Walter Scott's prose is restored to full sexual vigour

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SIR WALTER SCOTT was censored, with material judged too racy for 19th-century readers removed by his publisher, writes David Lister. Studies in Britain and America into his manuscripts and letters show that the sex was often cut out and that all current editions of the Waverley novels are littered with mistakes.

The research, by the Scott Editorial Board, was reported last night at the Edinburgh Book Festival, where Edinburgh University Press launched what it says is the first authoritative edition of the Waverley novels, correcting mistakes and restoring some censored material.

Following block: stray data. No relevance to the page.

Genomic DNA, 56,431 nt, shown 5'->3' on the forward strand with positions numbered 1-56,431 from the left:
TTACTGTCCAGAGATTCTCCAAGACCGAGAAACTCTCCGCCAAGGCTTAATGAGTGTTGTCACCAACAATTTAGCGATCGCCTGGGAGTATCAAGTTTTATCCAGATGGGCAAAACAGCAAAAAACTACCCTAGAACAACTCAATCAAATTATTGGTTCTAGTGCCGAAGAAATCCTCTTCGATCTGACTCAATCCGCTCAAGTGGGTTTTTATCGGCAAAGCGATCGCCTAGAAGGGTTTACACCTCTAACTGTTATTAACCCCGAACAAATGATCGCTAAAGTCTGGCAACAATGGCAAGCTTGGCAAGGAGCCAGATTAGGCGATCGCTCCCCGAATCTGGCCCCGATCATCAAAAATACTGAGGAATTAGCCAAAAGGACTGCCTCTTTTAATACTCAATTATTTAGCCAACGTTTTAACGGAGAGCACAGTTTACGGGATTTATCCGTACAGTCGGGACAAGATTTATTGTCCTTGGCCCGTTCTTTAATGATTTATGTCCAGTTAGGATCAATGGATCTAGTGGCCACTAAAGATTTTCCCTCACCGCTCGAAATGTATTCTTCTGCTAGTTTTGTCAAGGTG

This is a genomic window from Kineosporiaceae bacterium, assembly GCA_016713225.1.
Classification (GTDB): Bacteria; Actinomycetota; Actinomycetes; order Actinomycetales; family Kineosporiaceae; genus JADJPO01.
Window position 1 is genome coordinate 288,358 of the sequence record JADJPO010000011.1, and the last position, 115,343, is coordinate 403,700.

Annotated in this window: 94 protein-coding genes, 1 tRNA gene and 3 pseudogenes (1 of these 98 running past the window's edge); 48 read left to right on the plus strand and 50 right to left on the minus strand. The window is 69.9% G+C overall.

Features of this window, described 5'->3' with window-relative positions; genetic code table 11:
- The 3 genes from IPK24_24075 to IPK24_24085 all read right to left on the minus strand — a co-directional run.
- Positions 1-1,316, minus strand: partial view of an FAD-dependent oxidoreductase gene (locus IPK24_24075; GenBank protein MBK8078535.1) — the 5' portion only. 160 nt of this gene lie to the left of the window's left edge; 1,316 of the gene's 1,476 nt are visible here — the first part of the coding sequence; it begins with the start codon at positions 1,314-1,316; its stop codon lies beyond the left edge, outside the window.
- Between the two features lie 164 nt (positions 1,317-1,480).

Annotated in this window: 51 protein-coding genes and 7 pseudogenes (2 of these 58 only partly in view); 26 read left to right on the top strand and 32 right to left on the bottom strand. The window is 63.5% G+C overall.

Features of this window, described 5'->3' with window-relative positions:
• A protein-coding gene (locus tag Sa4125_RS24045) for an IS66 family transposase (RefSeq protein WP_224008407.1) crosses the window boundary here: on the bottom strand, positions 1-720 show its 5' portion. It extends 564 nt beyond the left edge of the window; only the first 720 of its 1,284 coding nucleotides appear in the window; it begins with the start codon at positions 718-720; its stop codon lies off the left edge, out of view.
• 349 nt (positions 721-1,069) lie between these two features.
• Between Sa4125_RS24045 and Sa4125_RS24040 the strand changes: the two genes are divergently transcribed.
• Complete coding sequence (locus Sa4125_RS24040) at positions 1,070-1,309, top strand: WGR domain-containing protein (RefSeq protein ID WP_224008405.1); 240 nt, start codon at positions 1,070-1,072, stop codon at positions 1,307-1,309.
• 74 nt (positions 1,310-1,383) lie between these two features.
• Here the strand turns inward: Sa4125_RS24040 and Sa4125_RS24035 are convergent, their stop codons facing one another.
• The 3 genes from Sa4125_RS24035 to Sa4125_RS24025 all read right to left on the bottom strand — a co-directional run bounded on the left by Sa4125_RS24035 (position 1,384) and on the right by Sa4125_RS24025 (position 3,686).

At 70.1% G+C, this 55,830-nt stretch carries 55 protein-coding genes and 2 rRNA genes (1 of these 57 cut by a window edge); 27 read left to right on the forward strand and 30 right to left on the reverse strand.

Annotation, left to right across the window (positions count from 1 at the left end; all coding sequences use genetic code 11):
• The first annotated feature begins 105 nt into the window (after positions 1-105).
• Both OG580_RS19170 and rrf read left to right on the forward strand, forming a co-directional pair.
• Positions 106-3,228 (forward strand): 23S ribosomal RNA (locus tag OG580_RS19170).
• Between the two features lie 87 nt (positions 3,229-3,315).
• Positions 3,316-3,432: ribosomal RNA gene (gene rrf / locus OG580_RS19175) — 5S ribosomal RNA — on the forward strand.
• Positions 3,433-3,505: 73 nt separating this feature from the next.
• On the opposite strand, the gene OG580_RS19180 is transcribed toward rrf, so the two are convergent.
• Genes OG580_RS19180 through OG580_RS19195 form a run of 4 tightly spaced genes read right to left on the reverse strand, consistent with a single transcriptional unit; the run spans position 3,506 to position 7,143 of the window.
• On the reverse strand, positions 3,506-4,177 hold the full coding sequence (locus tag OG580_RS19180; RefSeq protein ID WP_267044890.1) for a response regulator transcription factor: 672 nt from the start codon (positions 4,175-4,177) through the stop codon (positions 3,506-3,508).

The St Ronan's Well manuscript shows Scott wanted it to end with the two principal characters enjoying sexual relations. But under pressure from his more puritanical editor and publishing partner, James Ballantyne, he changed it to allow the heroine, Clara, to die a virgin. David Hewitt, the new editions' editor, said: 'Ballantyne hated indelicacy and objected strongly to the original ending.'

In The Tale of Old Mortality (formerly Old Mortality but restored to Scott's title) Scott wrote of the 'possession of Edith Bellenden's person and property'. Ballantyne made it 'possession of Edith Bell enden's worldly endowments'. Scott's injunction to one of his characters to 'sit on your arse' became 'take a seat'. Printers' errors and misreadings of Scott's awful handwriting are responsible for as many as 2,000 mistakes in Kenilworth, Dr Hewitt said. Some produced the opposite effect of what Scott, who was very precise with language, intended. Cicely became a 'tight' not a 'light' girl. Tight meant neat - light meant of loose morals.

Edinburgh guide, page 14

Leading article, page 17